“My first thought was, ‘I’m not going to be alive in 15 years,”‘ said Riggs on Sept. 2. When residents asked to see a copy of the contract, they were told it would cost $1,000 to get one, he said. This was in addition to the $13,000 membership fee.

Moser said Tuesday no one was being charged to get a contract. When The York Weekly asked to receive a copy, Moser said he didn’t have one.

Moser said no one will be asked to leave Flagg’s if they choose not to join the “club.” They can continue to rent RV seasonal space at Flagg’s, he said.

Mangum resigned three weeks into his tenure as Flagg’s summer office manager, he said Tuesday from his Georgia home.

“I didn’t like the way they were being treated,” Mangum said of the resort’s seasonal residents.

Mangum said Morgan planned to have all seasonal RVs removed from the park, to be replaced with park models. The seasonal residents would have to purchase a park model at a cost of more than $60,000, and also pay the membership fee, he said.

“There are still maintenance fees on top of that,” said Mangum. “These are not the type of people who can afford this type of thing. They’re retirees. I didn’t feel comfortable because I couldn’t get straight answers from (Morgan).”

Morgan moved an estimated six park models into Flagg’s earlier this summer. The estimated 10 campers who had seasonal RVs parked in the spaces where the cottages, also called park models, were placed were told to leave, according to campers and former office managers.

The town in June ordered Morgan to removed the cottages, saying they were manufactured housing and illegal in the zone where they’d been placed.

Moser claims the park models are RVs and has appealed the town’s order. The Appeals Board is scheduled to hear the case at 7 p.m. Sept. 14 in the York Public Library.

Official Orders Park Models Removed from Maine RV Park

July 5, 2011 by · Comments Off on Official Orders Park Models Removed from Maine RV Park 

Code Enforcement Officer Ben McDougal has issued a notice of violation and order for corrective action to Flagg’s RV Resort LLC located on the Maine coast, saying the York Beach campground changed its use when it replaced recreational vehicles with park model cottages.

The town considers the six new cottages to be “dwelling units,” which represent a change of use from the RVs, which are allowed in the campground, according to McDougal’s notice issued June 28, seacoastonline.com reported.

Flagg’s is ordered to remove the new units no later than July 22, or face fines of up to $2,500 per day.

Flagg’s is appealing the violation notice to the town’s Board of Appeals, as the six units are still RVs, according to Bob Moser, president and co-owner of Morgan RV Resorts LLC, which owns Flagg’s.

“They are RVs; they are manufactured by an RV manufacturer,” Moser said Monday (July 4). “They are a newer type of RV.”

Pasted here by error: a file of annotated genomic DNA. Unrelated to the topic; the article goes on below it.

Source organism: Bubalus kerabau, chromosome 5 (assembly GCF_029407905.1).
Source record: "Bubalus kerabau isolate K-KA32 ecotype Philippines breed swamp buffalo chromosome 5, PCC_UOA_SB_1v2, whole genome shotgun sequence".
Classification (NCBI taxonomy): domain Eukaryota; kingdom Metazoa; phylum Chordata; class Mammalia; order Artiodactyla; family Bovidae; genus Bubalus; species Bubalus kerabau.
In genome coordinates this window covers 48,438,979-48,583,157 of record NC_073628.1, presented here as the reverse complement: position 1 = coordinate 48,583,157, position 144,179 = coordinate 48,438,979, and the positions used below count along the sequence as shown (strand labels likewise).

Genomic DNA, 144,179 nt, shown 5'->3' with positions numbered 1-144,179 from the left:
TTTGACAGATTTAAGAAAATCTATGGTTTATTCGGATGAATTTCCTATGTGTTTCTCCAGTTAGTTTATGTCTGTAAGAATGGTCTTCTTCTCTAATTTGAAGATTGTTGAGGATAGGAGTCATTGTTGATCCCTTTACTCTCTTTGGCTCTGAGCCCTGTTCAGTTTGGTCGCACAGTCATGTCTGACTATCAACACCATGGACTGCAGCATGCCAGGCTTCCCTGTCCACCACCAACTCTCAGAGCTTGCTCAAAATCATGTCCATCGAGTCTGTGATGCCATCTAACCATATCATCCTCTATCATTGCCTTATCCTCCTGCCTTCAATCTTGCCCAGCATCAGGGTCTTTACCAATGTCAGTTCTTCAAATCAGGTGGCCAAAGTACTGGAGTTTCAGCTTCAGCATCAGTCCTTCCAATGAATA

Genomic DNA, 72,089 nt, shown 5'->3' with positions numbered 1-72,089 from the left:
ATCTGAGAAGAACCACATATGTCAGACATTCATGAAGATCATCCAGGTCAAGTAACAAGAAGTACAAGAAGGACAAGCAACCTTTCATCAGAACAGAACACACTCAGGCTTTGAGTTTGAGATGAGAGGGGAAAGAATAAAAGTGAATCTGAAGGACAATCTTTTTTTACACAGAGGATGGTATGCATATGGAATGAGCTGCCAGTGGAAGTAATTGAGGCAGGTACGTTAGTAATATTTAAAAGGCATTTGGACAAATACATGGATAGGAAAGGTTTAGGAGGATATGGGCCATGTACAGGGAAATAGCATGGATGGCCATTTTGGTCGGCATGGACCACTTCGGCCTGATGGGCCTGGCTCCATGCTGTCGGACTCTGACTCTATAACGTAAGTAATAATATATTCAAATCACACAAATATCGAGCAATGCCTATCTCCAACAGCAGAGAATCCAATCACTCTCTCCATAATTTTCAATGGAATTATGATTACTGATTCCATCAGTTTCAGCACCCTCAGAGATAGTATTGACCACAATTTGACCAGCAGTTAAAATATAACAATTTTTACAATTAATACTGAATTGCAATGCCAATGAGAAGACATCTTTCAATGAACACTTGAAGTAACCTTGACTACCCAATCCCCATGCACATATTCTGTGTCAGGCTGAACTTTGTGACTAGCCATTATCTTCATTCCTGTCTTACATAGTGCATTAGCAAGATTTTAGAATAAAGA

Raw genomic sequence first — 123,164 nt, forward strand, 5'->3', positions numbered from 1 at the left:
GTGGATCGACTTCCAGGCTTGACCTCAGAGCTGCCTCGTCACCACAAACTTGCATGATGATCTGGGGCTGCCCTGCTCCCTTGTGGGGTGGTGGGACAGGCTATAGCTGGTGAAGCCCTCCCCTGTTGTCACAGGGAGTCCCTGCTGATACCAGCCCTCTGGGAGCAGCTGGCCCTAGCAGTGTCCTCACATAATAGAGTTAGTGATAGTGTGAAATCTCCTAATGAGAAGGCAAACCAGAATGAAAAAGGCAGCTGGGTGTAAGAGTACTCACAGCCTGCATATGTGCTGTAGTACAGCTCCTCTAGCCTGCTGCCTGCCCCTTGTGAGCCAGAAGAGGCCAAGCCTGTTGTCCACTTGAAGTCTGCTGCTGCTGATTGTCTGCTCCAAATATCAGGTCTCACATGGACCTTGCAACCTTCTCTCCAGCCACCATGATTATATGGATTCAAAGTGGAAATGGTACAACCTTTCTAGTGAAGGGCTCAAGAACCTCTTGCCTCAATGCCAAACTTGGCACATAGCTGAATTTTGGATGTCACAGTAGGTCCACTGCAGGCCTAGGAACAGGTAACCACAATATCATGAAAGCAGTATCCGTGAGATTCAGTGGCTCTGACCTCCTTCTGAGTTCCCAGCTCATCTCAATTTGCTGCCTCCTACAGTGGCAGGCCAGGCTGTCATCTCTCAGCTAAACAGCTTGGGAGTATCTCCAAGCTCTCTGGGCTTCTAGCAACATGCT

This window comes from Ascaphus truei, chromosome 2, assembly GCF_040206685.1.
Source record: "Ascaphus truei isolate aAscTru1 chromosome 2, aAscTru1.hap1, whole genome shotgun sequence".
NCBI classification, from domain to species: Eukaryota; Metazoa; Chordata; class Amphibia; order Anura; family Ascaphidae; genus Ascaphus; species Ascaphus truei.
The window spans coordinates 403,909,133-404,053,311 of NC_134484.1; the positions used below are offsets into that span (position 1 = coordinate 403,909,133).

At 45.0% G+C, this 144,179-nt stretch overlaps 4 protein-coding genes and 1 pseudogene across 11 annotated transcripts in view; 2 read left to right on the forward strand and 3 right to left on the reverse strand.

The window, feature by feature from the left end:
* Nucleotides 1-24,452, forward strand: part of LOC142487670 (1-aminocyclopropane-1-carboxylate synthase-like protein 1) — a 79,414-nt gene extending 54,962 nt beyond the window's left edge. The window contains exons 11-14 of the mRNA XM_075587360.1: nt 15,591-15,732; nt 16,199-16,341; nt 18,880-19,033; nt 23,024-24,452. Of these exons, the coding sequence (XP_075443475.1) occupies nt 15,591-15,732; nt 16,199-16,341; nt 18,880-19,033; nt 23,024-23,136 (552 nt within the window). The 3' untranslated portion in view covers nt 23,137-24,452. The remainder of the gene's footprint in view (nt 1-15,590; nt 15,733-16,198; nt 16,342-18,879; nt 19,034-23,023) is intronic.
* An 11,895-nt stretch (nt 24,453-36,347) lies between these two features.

Morgan RV Resorts, out of Saratoga Springs, N.Y., owns numerous campgrounds from Maine to Florida and has no problems with the cottages in other towns, he said.

Locally, he said, Sea-Vu Campground in Wells offers cottages for rent and for sale, and there has been no problem in that town, he said.

Sea-Vu Campground, made up of the Sea-Vu, Sea-Vu South and Sea-Vu West, is independently operated and not owned by Morgan, according to Sea-Vu West manager Jason Talevi, a member of the Talevi family, which opened the campground in 2006.

Sea-Vu West has 140 park model cottage units, he said.

“They might look like a cottage,” Talevi said. “(The town of) Wells has no problem. They’re under 400 square feet, so they’re classified as an RV. If they’re over that, it’s a manufactured or mobile home.”

The Sea-Vu units are about 12 feet wide and 34 or 35 feet long, he said.

In his notice of violation, McDougal said Flagg’s new dwellings don’t meet the town’s definition of recreational vehicle or trailer.

“These new dwellings are approximately 13 feet by 30 feet, and they appear to be small, manufactured houses,” McDougal said in the notice.

McDougal inspected the cottages on June 17, he said.

Morgan starting bringing in the six cottages this spring, putting the units in a space formerly rented to an estimated 10 RV owners, who were told to move out this spring. The campground changed its name from Flagg’s RV Resort to Flagg’s RV & Cottage Resort.

The cottages rent for $1,499 weekly, compared to the estimated $5,000 cost per season to park an RV there.

Some of the estimated 70 seasonal RV owners remaining at Flagg’s have voiced concern they will be next to be asked to leave the park. Selectmen at a June 13 board meeting said neighbors on Garrison Avenue and Webber Road, where Flagg’s is located, fear the change from seasonal to nightly and weekly rentals will increase traffic.

Morgan bought the former independently owned campground around 2006.